The long-term plans of Marcus Williamson don’t necessarily have to include football.
After needing only three years to graduate from Ohio State with an undergraduate degree in History while minoring in English, he’s been accepted into a graduate program in the John Glenn College of Public Affairs, his father Marlon Williamson told Eleven Warriors last month. Eventually, once his playing career ends, he plans to attend law school.
But if things go his way this fall, he hopes to have a chance to chase another dream of his: Playing in the NFL.
“Every kid wants to play on the next level, and we'll see how that turns out,” Marlon said.
So far, Williamson’s on-field career hasn’t necessarily gone how most expected – or hoped.
As a freshman cornerback, the Westerville native stood out enough to play 77 snaps across six games, avoiding a redshirt.
The next year, with Denzel Ward gone, there was thought that Williamson might be able to find a spot into Taver Johnson’s rotation – potentially as a 5-foot-10, 186-pound slot corner. He was a standout in the 2018 spring game. Instead, he played 42 defensive snaps in the first four games and played special teams in the fifth game of the year before an undisclosed injury forced him out of action the remainder of the year.
Williamson came back as a junior hoping to make up some of the ground lost, but he was only on the field for 86 snaps. Jeff Okudah, Damon Arnette and Shaun Wade were on the field for the vast majority of snaps, and Sevyn Banks and Cameron Brown were above him on the depth chart, too.
As a rising senior who has yet to crack 100 snaps in a season, Williamson has flown under-the-radar this offseason.
Yet with Okudah, Arnette and safety Jordan Fuller in the NFL and Shaun Wade moving from nickelback to outside cornerback, new defensive coordinator Kerry Coombs has to reconfigure his entire secondary. In the process, Williamson should factor into his plans.
“We would have every expectation that every one of those kids that were competing at the front end of spring – Sevyn Banks and Cam Brown and Marcus Hooker and Josh Proctor and Marcus Williamson and Tyreke Johnson – are all gonna have bigger roles,” Coombs said. “I have every expectation of getting a lot of guys on the field.”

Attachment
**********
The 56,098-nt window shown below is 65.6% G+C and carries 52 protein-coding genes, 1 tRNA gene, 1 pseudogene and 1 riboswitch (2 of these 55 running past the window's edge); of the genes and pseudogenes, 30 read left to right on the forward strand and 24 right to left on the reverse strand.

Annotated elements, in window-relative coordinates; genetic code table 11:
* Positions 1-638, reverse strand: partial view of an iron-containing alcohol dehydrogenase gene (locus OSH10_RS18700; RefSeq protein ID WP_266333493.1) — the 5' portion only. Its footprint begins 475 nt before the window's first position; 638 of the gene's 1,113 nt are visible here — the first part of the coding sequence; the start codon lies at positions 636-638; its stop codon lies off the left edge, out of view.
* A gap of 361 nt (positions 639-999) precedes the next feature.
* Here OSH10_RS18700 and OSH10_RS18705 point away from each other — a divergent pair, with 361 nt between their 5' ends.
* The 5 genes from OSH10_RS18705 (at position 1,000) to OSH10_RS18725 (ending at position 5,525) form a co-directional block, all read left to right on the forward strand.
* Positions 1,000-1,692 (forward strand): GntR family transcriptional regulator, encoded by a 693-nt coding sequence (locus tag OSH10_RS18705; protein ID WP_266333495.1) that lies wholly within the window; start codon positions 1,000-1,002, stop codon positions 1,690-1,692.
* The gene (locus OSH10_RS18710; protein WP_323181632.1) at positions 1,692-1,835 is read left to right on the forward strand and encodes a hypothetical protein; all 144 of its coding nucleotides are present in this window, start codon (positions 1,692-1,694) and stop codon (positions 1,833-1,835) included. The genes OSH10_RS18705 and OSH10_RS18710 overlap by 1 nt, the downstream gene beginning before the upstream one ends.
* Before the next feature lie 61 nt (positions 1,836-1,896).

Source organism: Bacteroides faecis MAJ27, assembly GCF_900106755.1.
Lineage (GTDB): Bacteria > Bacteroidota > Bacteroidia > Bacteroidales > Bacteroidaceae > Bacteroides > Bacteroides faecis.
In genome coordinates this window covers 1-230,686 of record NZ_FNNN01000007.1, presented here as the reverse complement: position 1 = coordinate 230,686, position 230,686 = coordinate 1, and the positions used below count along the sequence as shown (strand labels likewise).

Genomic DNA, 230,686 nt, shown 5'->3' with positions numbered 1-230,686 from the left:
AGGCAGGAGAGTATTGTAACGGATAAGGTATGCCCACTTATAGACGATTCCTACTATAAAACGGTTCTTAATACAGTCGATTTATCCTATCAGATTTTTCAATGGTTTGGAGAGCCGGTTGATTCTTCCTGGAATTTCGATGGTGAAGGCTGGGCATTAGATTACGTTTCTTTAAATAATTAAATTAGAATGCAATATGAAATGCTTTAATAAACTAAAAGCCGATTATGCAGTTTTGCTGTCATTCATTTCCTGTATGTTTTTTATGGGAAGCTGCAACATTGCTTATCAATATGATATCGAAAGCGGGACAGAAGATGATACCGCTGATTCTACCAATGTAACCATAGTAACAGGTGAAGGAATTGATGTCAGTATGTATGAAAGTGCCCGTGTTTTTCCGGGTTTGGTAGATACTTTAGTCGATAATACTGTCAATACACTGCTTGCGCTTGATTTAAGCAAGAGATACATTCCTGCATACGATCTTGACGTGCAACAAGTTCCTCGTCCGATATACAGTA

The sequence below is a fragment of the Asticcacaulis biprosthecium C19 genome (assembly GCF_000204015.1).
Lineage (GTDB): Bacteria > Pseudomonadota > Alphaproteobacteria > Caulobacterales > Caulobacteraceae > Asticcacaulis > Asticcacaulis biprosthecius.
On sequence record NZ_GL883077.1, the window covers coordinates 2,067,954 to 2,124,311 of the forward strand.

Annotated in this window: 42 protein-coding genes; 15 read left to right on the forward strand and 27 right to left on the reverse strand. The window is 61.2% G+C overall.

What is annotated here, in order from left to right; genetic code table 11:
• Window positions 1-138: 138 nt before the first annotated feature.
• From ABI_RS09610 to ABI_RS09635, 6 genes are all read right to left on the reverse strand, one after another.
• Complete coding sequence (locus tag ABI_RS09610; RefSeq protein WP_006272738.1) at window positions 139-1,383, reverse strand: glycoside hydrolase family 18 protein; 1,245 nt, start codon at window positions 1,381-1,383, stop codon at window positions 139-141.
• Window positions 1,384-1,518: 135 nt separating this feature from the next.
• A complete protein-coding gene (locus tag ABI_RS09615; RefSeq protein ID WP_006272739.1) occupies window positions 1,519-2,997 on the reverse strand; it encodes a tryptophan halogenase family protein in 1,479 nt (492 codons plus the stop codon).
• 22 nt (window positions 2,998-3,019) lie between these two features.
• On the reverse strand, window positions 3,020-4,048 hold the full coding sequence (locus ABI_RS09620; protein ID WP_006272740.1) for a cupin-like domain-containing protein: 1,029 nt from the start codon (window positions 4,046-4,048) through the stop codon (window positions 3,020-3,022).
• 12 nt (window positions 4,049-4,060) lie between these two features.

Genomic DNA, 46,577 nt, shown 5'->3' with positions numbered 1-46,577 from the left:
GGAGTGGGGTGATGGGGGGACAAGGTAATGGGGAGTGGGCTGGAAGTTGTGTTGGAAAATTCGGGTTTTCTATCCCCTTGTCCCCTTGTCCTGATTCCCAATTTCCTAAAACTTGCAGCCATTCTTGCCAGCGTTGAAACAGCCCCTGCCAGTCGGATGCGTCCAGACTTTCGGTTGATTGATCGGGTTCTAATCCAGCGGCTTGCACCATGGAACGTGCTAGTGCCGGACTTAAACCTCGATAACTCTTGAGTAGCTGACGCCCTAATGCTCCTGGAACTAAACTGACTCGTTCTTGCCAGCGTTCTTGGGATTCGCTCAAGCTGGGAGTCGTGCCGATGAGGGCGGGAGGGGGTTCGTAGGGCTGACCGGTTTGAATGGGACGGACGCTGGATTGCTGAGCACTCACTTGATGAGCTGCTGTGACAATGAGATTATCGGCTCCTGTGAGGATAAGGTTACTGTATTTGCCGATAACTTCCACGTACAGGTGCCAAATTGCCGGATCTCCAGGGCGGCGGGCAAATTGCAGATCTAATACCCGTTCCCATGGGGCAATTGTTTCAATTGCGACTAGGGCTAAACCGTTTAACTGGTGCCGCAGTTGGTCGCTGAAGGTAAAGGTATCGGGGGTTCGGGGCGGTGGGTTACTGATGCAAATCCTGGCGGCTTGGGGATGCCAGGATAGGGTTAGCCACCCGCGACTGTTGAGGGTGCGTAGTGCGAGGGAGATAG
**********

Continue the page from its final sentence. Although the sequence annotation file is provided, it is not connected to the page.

The only certainty in the defensive backfield is Wade starting on the outside and playing the most snaps among cornerbacks. Otherwise? Ohio State has a lot more questions than answers.
Proctor has the inside track to start at safety, though Hooker will be in the mix, too. Banks and Brown each played at least 170 snaps last season, which seemingly would give them an edge at cornerback. However, do either of them move to slot cornerback, or do they stick on the outside and rotate? Coombs has called Johnson an outside cornerback, so it appears he won’t be in the mix at nickelback.
With so much uncertainty, it's the perfect time for Williamson to rise.
He’s a veteran in his fourth season who Coombs once targeted as a four-star, top-200 overall recruit out of Westerville (though he finished his high school career at IMG Academy). And while he might not have the length of Wade, Banks and Brown, he wouldn’t feel out of place in the slot. Ohio State has thrived with smaller cornerbacks in the past – namely, Ward – and Williamson could be next.
Every year, the Buckeyes have a senior or two who come out of nowhere to finish their career on a high note. In 2020, both Williamson and the Buckeyes hope he can do so and become one of the solutions in a reloading secondary.